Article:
Carnegie Mellon University
December 09, 2015

In A Galaxy [Not] So Far Away...

star wars

Droids, Jedis and Stormtroopers mingle on a remote planet that serves as a trading post. Visitors take a break from behind the controls of the Millennium Falcon, one of the most recognizable ships in the galaxy, for a drink served by aliens, before stepping into the middle of a climatic battle. Young fans join the Jedi Training Academy to learn about the Force.

The experience economy lives in the world of imagination. It seeks to transport audiences into another world by mixing architecture, characters, stories, carefully curated details and technology. And it can happen anywhere — theme parks, restaurants and sports teams have all embraced this way of thinking.

star wars
Scott Trowbridge and Anthony Daniels

Carnegie Mellon University is on the front edge of the experience economy; the Entertainment Technology Center (ETC) will be offering a concentration in Themed Entertainment, and it is immersing a range of majors across the university in a new course, "Guest Experience and Theme Park Design."

In October, Shirley Saldamarco, an ETC special faculty and TEA International Board Member, brought the annual Themed Entertainment Association's (TEA) Story + Architecture + Technology = Experience (SATE) conference to Carnegie Mellon where it was hosted jointly by CMU and the ETC and supported by the School of Drama through use of the Chosky Theater. About 300 industry professionals attended the two-day conference.

"Student attendees were able to hear about the latest and greatest of what's going on in the industry and also network with people who were in a position to hire them," Saldamarco said.

C-3PO and CMU

The conference showcased one of the ETC's Visiting Scholars and an experience economy icon — Anthony Daniels, the actor who has played C-3PO in every Star Wars movie to date.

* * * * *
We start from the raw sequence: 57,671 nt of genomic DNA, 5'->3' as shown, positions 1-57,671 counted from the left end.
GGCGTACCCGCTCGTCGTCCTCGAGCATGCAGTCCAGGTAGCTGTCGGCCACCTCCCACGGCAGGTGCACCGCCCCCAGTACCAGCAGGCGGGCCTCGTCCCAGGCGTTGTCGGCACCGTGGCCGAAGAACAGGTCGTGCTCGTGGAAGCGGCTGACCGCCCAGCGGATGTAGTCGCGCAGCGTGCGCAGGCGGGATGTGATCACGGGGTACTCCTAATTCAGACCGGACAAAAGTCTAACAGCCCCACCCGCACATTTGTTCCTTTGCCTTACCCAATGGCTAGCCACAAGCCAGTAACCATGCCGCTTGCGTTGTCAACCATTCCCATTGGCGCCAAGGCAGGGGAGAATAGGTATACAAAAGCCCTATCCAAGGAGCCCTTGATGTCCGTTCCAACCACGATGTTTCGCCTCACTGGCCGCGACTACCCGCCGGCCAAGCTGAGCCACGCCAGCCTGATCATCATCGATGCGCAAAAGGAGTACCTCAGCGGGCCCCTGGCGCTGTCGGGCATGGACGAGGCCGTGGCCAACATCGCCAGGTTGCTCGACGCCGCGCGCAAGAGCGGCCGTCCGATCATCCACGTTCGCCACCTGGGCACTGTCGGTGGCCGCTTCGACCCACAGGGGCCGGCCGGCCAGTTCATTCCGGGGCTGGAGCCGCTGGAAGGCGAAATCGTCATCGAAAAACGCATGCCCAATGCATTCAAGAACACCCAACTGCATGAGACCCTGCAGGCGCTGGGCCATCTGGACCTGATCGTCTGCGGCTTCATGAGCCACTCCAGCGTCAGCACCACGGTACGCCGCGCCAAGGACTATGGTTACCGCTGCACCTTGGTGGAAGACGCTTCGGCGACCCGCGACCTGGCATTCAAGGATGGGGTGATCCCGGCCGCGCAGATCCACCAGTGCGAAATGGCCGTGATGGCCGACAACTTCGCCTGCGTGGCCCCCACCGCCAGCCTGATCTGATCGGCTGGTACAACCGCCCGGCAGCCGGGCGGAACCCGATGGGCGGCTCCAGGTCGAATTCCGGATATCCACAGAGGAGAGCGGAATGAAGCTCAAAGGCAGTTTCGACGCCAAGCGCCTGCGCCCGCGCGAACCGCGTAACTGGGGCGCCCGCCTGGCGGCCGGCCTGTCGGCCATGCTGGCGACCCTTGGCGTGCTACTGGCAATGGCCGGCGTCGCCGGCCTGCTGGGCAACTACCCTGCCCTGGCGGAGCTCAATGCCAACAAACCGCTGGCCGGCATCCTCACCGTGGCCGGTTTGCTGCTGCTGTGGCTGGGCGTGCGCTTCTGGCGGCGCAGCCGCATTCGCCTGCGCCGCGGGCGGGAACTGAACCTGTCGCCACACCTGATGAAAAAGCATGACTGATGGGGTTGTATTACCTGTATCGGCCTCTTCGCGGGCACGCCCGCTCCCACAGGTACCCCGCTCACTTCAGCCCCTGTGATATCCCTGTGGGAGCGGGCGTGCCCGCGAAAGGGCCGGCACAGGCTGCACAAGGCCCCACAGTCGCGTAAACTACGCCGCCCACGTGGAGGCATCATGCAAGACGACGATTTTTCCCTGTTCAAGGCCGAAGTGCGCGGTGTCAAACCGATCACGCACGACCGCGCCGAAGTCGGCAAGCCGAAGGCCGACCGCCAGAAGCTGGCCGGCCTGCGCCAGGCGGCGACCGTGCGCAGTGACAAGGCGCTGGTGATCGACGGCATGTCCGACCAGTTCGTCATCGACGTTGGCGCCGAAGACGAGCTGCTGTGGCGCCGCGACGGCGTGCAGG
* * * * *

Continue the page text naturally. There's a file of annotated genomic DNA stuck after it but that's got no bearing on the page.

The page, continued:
Daniels, in a conversation with Walt Disney Imagineering's Scott Trowbridge, credits creator George Lucas with Star Wars' unique way of engaging its fans; an audience's participation is a hallmark of the experience economy.

"George came up with the story and said, 'Now you play with it.' There's so much creativity that's come out as a result," Daniels said.

The audience engagement, in fact, has transferred to the new Star Wars movie, "The Force Awakens," which will be released in U.S. theaters on Dec. 18. In conjunction, Disney has announced new Star Wars attractions at its Florida and California locations. Until then, the parks have freshened up some Star Wars experiences.

Trowbridge said the process of designing the new theme park attractions has had his team considering how to engage all the senses, including how to build the world of Star Wars in terms of texture and smell. (Daniels was quick to remind Trowbridge — in his droll C-3PO voice — that the Ewoks might be a detriment to the smell sensations.) Trowbridge said his team at Disney has been asking themselves: "Who are we in this world — and who do we want to be? How can we make it authentic, and how do we make it believable?"

"People have been dreaming about stepping into this world for 40 years. We have a lot of living up to do," Trowbridge said.

Daniels remained mum on any movie spoilers, but did reveal some news regarding C-3PO's costume when he took questions from SATE's audience, some of whom had traveled from the United Kingdom, Spain and the United Arab Emirates.